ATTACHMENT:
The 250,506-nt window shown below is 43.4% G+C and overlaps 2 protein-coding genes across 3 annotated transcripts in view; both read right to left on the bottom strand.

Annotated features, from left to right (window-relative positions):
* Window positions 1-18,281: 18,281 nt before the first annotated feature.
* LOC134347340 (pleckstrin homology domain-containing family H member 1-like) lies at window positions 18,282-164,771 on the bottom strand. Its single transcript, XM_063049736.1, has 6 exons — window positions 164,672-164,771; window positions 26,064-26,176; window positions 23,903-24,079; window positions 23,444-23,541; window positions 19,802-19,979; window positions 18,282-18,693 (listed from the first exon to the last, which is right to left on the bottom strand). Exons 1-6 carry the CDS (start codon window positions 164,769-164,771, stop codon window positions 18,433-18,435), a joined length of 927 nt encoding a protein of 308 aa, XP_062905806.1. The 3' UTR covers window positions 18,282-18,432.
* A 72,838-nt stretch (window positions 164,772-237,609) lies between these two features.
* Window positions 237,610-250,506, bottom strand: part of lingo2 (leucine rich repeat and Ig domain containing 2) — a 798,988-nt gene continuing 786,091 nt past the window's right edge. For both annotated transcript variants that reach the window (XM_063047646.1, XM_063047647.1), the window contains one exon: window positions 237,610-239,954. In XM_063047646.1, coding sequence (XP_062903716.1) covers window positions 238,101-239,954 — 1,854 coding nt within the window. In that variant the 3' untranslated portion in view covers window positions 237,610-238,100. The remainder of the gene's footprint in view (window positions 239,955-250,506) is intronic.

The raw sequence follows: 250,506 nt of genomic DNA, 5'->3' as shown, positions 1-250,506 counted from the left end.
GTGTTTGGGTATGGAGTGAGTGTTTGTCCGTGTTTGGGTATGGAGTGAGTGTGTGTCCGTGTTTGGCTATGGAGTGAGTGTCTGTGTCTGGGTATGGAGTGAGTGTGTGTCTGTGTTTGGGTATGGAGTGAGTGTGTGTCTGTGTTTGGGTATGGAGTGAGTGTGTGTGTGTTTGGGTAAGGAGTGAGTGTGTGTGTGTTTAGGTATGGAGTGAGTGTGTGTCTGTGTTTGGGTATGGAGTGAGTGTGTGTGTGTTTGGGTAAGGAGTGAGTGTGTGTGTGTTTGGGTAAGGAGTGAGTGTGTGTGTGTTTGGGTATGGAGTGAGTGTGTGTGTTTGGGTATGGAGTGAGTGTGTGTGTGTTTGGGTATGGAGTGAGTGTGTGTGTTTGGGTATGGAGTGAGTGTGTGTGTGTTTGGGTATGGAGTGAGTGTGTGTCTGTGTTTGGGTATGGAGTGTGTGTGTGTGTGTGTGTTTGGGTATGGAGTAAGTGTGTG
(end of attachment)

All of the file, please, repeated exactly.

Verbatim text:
The 250,506-nt window shown below is 43.4% G+C and overlaps 2 protein-coding genes across 3 annotated transcripts in view; both read right to left on the bottom strand.

Annotated features, from left to right (window-relative positions):
* Window positions 1-18,281: 18,281 nt before the first annotated feature.
* LOC134347340 (pleckstrin homology domain-containing family H member 1-like) lies at window positions 18,282-164,771 on the bottom strand. Its single transcript, XM_063049736.1, has 6 exons — window positions 164,672-164,771; window positions 26,064-26,176; window positions 23,903-24,079; window positions 23,444-23,541; window positions 19,802-19,979; window positions 18,282-18,693 (listed from the first exon to the last, which is right to left on the bottom strand). Exons 1-6 carry the CDS (start codon window positions 164,769-164,771, stop codon window positions 18,433-18,435), a joined length of 927 nt encoding a protein of 308 aa, XP_062905806.1. The 3' UTR covers window positions 18,282-18,432.
* A 72,838-nt stretch (window positions 164,772-237,609) lies between these two features.
* Window positions 237,610-250,506, bottom strand: part of lingo2 (leucine rich repeat and Ig domain containing 2) — a 798,988-nt gene continuing 786,091 nt past the window's right edge. For both annotated transcript variants that reach the window (XM_063047646.1, XM_063047647.1), the window contains one exon: window positions 237,610-239,954. In XM_063047646.1, coding sequence (XP_062903716.1) covers window positions 238,101-239,954 — 1,854 coding nt within the window. In that variant the 3' untranslated portion in view covers window positions 237,610-238,100. The remainder of the gene's footprint in view (window positions 239,955-250,506) is intronic.

The raw sequence follows: 250,506 nt of genomic DNA, 5'->3' as shown, positions 1-250,506 counted from the left end.
GTGTTTGGGTATGGAGTGAGTGTTTGTCCGTGTTTGGGTATGGAGTGAGTGTGTGTCCGTGTTTGGCTATGGAGTGAGTGTCTGTGTCTGGGTATGGAGTGAGTGTGTGTCTGTGTTTGGGTATGGAGTGAGTGTGTGTCTGTGTTTGGGTATGGAGTGAGTGTGTGTGTGTTTGGGTAAGGAGTGAGTGTGTGTGTGTTTAGGTATGGAGTGAGTGTGTGTCTGTGTTTGGGTATGGAGTGAGTGTGTGTGTGTTTGGGTAAGGAGTGAGTGTGTGTGTGTTTGGGTAAGGAGTGAGTGTGTGTGTGTTTGGGTATGGAGTGAGTGTGTGTGTTTGGGTATGGAGTGAGTGTGTGTGTGTTTGGGTATGGAGTGAGTGTGTGTGTTTGGGTATGGAGTGAGTGTGTGTGTGTTTGGGTATGGAGTGAGTGTGTGTCTGTGTTTGGGTATGGAGTGTGTGTGTGTGTGTGTGTTTGGGTATGGAGTAAGTGTGTG